1 day ago


One of my clients is a #teacher with #ADHD herself. We plan her week ahead every Sunday and we have a laugh!

She sent me this to share with you.

One day I hope she is able to be as open about her differences as I am. In the meantime, she is in the classroom being magic and making a difference!
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3 days ago


I had a student in my class who had extreme and immediate excitability. He could go from calm to hyper-flash in a second. He was lovely, funny, caring and clever, but he was a bit of a liability when he’d go into what I’m calling ’hyper-flash’ as there isn’t a clinic name for the flashpoint that I’m talking about - as far as I know.

He didn’t recognise that he was in this state and the outcome was usually that he would get shouted at and punished. This tendency was stated in his behaviour plans and on his risk assessment for obvious reason as it was very much like a mini explosion 💥 and was (until you knew what you’re looking for) unpredictable.

Patterns! We have to look for them. There are always reasons behind behaviours, and we have to work out what they are.

In this case, it was excitability. He was literally like a wind-up toy, and of course, his peers would enjoy watching him go, so they’d turn the dial. It was so easily done. He had a cracking sense of humour so you only had to make him laugh and he was off. 💥💥💥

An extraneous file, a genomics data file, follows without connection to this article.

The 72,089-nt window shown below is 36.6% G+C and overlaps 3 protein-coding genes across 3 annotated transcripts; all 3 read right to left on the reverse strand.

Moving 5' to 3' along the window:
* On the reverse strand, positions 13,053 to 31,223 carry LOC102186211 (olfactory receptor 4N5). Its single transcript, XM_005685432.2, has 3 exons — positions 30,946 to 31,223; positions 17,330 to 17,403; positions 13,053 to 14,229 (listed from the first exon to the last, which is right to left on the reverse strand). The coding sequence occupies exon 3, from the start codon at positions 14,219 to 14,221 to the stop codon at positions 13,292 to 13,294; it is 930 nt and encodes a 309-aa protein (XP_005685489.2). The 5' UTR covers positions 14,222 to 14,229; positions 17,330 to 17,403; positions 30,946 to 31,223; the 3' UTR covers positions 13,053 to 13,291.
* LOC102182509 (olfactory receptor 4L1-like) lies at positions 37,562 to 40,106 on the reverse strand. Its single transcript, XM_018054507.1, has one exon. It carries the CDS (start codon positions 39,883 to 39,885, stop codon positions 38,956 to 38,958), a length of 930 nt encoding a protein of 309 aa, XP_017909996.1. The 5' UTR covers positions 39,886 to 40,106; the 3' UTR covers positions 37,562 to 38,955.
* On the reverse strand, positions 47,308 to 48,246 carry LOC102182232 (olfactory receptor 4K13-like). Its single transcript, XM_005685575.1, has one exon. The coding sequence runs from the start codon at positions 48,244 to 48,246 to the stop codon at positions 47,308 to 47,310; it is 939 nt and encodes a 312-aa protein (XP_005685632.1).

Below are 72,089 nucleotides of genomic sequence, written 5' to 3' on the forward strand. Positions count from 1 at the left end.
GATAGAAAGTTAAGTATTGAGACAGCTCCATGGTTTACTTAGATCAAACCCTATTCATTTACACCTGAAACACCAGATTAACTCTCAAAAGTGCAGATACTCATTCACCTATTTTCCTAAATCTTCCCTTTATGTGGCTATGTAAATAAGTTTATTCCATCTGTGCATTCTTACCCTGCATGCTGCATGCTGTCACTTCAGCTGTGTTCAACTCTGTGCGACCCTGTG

So every time he got excited, he got into trouble. That wasn't fair and could not continue. His friends really liked him but would sometimes avoid him because of his unpredictability and the fact that he had no off switch. I really liked him and I didn’t shy away from his company. He was great! He ws one the most misunderstood young men that I have ever met.

How did we help? We rallied the troops. His fellow classmates joined me and we tried various ways of bringing ’hyper-flash’ under control. We wanted to hear his laughter and share in his joy, but we needed to help him gain control over the extreme bit.

💥The first thing that was apparent was that he didn’t recognise when he is in this state and doesn’t see it coming. We had to teach him.
💥Double finger tap! Two fingers, tapped twice. This wasn’t the first thing we try, but it was the one that worked. If it was safe to do so, when we would see him going into hyper-flash, we’d double finger tap on his forearm. He’d freeze, recognise his state and calm right down. If it was not safe to tap him on his own arm, we’d double tap on our own arm. This visual cue worked too. He’d freeze, think and gain self-control.
💥Talking and reflection. We did a lot of that. He could never understand why he was always in trouble because he didn’t recognise his state. He couldn’t control his behaviour because he wasn’t aware of it.
💥Self-awareness. It isn’t always the case that when someone becomes aware of their behaviour that they can or will choose to bring it under control, but this young man did. He wanted better relationships with people and we’d dealt with something that was in the way of that.